Not all of us can afford the equipment necessary to make a proper Italian-style cup of coffee. For the rest of us, enter the old school Italian Moka pot.
The Moka pot, named after the city of Mocha in Yemen, was invented in 1933 by an Italian engineer named Alfonso Bialetti. Its popularity exploded outward from Italy after World War 2, and it has become one of the most popular ways of making coffee worldwide.
Necessary Equipment and Ingredients
- One Moka pot
- Coffee grounds of your preferred brand and grind
- A coffee cup
- A little bit of time
Place coffee grounds in the middle portion and cool water into the bottom section.
The Best Way to Use Your Moka Pot
- Unscrew the top of the Moka pot, remove the small strainer basket, and fill the bottom half with water. Be careful to not add so much water that it rises above the safety valve, though; they’re very easy to spot.
- Place the strainer back where it was and fill it with your grounds of choice (I recommend a medium grind). Take care to not put so much pressure because they become too compacted, but make sure to even out the top of the grounds.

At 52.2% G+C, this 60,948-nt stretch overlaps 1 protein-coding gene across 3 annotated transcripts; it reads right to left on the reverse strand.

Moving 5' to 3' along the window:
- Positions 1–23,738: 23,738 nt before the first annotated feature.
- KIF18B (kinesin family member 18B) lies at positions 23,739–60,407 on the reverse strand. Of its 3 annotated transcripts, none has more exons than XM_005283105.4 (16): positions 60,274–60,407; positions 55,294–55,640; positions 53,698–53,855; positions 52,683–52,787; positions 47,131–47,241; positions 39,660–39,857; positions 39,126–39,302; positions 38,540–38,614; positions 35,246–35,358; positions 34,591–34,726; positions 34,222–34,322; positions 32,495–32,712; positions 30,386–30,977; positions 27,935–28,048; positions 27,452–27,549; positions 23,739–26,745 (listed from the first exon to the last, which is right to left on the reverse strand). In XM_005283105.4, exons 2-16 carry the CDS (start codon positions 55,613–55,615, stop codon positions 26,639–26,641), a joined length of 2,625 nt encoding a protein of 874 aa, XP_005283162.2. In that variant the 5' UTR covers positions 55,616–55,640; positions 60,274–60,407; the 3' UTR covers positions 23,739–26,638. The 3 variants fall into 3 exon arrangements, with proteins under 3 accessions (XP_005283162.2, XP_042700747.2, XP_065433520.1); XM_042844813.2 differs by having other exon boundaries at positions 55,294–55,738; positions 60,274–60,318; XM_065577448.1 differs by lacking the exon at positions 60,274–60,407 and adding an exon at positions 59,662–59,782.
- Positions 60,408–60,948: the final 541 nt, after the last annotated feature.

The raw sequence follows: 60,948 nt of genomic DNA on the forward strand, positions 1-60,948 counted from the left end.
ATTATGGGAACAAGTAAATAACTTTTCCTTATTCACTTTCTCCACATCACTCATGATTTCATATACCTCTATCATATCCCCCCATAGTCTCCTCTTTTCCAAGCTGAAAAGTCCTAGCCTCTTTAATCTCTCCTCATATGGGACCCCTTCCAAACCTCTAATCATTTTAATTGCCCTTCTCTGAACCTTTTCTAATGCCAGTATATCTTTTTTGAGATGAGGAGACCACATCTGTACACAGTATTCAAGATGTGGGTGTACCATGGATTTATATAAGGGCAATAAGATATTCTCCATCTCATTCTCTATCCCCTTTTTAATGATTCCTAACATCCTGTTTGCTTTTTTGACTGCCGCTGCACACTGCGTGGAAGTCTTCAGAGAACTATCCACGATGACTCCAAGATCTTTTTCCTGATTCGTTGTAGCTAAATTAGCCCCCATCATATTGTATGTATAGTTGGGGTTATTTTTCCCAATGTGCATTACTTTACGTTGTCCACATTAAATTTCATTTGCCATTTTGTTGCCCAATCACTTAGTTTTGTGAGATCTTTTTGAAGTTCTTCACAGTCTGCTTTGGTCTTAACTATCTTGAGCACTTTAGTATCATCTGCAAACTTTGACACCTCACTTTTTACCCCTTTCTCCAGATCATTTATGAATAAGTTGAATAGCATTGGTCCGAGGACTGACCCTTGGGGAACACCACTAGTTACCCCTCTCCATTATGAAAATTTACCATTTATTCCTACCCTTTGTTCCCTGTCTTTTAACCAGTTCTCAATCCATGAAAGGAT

- Remove any potential obstructions before tightening the upper section back into place. Once you’ve made sure it is appropriately reassembled, go ahead and place it evenly over one of the burners on your stove. If the burner is too large, a heat diffuser may be necessary.
- Once it starts to bubble and froth, turn off the stove, remove the Moka from the burner and let it sit for a couple of minutes. This allows coffee to percolate and settle a bit before pouring.
Tip: There are many ways you can spice this process up. Personalize your recipe by adding cinnamon or some other spice or signature addition towards the end or using particular temperatures or burner settings. With a Moka pot, the caffeinated world is your oyster.
Maintaining Your Moka Pot
Don’t forget to clean and rinse your Moka pots after use. Usually, Moka pots are reasonably low maintenance. Occasionally a rubber seal may need replacing, or a filter may need changing, but by and large, they’re durable.
Remember, most Moka pots are not dishwasher safe. It is important to scrub the old coffee from the sides of the pot and rinsing thoroughly.